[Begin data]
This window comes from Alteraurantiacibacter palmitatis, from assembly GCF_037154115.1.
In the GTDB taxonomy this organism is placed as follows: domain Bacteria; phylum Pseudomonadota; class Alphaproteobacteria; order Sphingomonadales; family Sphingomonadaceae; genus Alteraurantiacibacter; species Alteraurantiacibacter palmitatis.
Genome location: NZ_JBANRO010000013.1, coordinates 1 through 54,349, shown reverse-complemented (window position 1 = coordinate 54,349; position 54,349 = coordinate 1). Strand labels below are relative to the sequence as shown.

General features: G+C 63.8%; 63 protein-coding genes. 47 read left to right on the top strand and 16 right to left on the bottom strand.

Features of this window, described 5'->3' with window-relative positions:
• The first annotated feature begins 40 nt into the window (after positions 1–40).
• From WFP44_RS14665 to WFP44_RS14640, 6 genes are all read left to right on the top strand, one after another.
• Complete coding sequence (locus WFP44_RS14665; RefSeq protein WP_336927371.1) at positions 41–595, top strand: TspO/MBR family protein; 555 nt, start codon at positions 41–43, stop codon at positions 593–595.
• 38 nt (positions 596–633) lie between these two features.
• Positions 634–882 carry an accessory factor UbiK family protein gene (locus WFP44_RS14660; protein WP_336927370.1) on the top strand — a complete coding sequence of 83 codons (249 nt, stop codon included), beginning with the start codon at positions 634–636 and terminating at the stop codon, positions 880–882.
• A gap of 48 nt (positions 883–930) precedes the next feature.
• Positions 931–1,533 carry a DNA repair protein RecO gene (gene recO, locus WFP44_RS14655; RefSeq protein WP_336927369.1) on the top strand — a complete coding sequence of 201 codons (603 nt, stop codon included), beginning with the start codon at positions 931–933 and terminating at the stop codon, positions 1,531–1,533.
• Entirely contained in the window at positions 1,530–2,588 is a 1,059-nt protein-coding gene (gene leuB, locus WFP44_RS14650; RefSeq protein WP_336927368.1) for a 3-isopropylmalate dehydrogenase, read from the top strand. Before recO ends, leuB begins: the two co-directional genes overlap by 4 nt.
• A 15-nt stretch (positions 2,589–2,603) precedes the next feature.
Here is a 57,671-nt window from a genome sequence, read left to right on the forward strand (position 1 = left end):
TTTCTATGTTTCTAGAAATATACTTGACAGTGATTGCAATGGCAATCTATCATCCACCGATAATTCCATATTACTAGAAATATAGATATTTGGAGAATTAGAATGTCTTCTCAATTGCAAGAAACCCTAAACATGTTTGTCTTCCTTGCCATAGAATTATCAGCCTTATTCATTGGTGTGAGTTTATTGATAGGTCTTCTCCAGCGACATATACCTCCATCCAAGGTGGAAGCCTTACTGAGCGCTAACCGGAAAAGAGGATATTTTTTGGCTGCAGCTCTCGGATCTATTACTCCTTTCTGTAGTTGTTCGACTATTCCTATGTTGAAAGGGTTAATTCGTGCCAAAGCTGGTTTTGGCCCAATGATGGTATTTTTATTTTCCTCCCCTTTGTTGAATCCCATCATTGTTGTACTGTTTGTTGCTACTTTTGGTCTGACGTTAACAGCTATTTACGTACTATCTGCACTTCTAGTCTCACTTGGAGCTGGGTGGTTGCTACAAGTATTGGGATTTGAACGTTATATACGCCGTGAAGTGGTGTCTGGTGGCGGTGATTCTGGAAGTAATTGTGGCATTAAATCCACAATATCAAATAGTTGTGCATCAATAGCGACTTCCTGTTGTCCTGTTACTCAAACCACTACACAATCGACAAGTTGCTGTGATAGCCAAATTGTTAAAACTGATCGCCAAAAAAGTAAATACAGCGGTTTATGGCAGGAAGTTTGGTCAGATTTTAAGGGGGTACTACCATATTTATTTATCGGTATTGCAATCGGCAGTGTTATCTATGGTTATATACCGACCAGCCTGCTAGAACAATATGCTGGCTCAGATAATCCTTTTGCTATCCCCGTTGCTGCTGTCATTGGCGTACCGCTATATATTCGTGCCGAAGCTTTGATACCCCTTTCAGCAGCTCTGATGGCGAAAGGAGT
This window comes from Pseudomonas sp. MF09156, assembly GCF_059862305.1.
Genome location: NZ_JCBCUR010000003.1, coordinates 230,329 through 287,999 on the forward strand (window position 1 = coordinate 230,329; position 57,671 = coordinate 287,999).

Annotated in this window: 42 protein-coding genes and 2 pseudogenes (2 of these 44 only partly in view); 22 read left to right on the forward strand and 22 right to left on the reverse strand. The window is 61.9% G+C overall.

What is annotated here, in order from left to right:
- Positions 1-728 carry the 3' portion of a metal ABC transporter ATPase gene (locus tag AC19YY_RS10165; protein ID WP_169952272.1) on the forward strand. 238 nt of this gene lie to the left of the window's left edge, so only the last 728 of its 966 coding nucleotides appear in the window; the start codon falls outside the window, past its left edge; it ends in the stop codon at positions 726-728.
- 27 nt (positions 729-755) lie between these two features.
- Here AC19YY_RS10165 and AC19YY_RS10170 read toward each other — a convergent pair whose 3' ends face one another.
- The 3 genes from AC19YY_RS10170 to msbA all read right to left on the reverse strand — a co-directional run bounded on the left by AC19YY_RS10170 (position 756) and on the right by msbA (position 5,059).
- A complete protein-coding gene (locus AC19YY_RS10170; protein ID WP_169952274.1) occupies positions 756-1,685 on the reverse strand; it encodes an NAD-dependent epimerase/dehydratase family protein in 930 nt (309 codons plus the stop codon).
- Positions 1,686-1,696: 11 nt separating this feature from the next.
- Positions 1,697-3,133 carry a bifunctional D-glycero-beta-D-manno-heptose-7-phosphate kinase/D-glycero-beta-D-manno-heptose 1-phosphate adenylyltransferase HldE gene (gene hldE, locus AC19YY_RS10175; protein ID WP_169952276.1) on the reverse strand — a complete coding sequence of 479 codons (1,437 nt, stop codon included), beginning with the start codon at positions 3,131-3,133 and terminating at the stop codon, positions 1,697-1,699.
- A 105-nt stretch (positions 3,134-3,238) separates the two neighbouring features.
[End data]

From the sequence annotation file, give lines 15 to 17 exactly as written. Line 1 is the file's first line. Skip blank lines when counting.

Here is a 57,671-nt window from a genome sequence, read left to right on the forward strand (position 1 = left end):
TTTCTATGTTTCTAGAAATATACTTGACAGTGATTGCAATGGCAATCTATCATCCACCGATAATTCCATATTACTAGAAATATAGATATTTGGAGAATTAGAATGTCTTCTCAATTGCAAGAAACCCTAAACATGTTTGTCTTCCTTGCCATAGAATTATCAGCCTTATTCATTGGTGTGAGTTTATTGATAGGTCTTCTCCAGCGACATATACCTCCATCCAAGGTGGAAGCCTTACTGAGCGCTAACCGGAAAAGAGGATATTTTTTGGCTGCAGCTCTCGGATCTATTACTCCTTTCTGTAGTTGTTCGACTATTCCTATGTTGAAAGGGTTAATTCGTGCCAAAGCTGGTTTTGGCCCAATGATGGTATTTTTATTTTCCTCCCCTTTGTTGAATCCCATCATTGTTGTACTGTTTGTTGCTACTTTTGGTCTGACGTTAACAGCTATTTACGTACTATCTGCACTTCTAGTCTCACTTGGAGCTGGGTGGTTGCTACAAGTATTGGGATTTGAACGTTATATACGCCGTGAAGTGGTGTCTGGTGGCGGTGATTCTGGAAGTAATTGTGGCATTAAATCCACAATATCAAATAGTTGTGCATCAATAGCGACTTCCTGTTGTCCTGTTACTCAAACCACTACACAATCGACAAGTTGCTGTGATAGCCAAATTGTTAAAACTGATCGCCAAAAAAGTAAATACAGCGGTTTATGGCAGGAAGTTTGGTCAGATTTTAAGGGGGTACTACCATATTTATTTATCGGTATTGCAATCGGCAGTGTTATCTATGGTTATATACCGACCAGCCTGCTAGAACAATATGCTGGCTCAGATAATCCTTTTGCTATCCCCGTTGCTGCTGTCATTGGCGTACCGCTATATATTCGTGCCGAAGCTTTGATACCCCTTTCAGCAGCTCTGATGGCGAAAGGAGT
This window comes from Pseudomonas sp. MF09156, assembly GCF_059862305.1.